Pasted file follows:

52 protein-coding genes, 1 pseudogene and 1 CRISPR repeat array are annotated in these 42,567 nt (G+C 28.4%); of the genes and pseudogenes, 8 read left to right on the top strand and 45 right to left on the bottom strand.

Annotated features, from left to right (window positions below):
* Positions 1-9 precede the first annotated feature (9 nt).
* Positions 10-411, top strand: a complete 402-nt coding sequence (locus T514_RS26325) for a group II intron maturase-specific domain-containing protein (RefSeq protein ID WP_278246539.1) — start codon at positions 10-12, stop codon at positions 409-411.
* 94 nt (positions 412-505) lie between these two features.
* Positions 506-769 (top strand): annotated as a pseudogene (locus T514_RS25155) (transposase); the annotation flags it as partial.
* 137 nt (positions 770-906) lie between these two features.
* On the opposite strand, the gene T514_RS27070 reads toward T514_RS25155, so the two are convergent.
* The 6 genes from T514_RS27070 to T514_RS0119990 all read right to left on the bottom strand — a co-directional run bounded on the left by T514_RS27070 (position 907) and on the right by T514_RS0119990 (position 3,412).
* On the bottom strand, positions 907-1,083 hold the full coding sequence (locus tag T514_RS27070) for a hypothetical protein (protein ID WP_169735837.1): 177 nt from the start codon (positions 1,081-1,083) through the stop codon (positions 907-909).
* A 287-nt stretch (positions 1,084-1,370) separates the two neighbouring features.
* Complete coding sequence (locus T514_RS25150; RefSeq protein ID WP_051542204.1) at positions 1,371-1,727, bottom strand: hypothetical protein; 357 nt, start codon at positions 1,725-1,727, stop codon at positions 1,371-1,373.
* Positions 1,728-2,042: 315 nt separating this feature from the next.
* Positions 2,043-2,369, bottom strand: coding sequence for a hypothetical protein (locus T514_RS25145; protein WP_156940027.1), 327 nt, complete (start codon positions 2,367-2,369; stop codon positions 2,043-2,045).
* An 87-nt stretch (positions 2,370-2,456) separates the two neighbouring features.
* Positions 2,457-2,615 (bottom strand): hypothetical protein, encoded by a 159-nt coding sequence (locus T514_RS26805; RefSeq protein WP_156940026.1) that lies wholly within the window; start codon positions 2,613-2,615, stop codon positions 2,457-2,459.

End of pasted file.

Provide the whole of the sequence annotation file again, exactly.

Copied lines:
52 protein-coding genes, 1 pseudogene and 1 CRISPR repeat array are annotated in these 42,567 nt (G+C 28.4%); of the genes and pseudogenes, 8 read left to right on the top strand and 45 right to left on the bottom strand.

Annotated features, from left to right (window positions below):
* Positions 1-9 precede the first annotated feature (9 nt).
* Positions 10-411, top strand: a complete 402-nt coding sequence (locus T514_RS26325) for a group II intron maturase-specific domain-containing protein (RefSeq protein ID WP_278246539.1) — start codon at positions 10-12, stop codon at positions 409-411.
* 94 nt (positions 412-505) lie between these two features.
* Positions 506-769 (top strand): annotated as a pseudogene (locus T514_RS25155) (transposase); the annotation flags it as partial.
* 137 nt (positions 770-906) lie between these two features.
* On the opposite strand, the gene T514_RS27070 reads toward T514_RS25155, so the two are convergent.
* The 6 genes from T514_RS27070 to T514_RS0119990 all read right to left on the bottom strand — a co-directional run bounded on the left by T514_RS27070 (position 907) and on the right by T514_RS0119990 (position 3,412).
* On the bottom strand, positions 907-1,083 hold the full coding sequence (locus tag T514_RS27070) for a hypothetical protein (protein ID WP_169735837.1): 177 nt from the start codon (positions 1,081-1,083) through the stop codon (positions 907-909).
* A 287-nt stretch (positions 1,084-1,370) separates the two neighbouring features.
* Complete coding sequence (locus T514_RS25150; RefSeq protein ID WP_051542204.1) at positions 1,371-1,727, bottom strand: hypothetical protein; 357 nt, start codon at positions 1,725-1,727, stop codon at positions 1,371-1,373.
* Positions 1,728-2,042: 315 nt separating this feature from the next.
* Positions 2,043-2,369, bottom strand: coding sequence for a hypothetical protein (locus T514_RS25145; protein WP_156940027.1), 327 nt, complete (start codon positions 2,367-2,369; stop codon positions 2,043-2,045).
* An 87-nt stretch (positions 2,370-2,456) separates the two neighbouring features.
* Positions 2,457-2,615 (bottom strand): hypothetical protein, encoded by a 159-nt coding sequence (locus T514_RS26805; RefSeq protein WP_156940026.1) that lies wholly within the window; start codon positions 2,613-2,615, stop codon positions 2,457-2,459.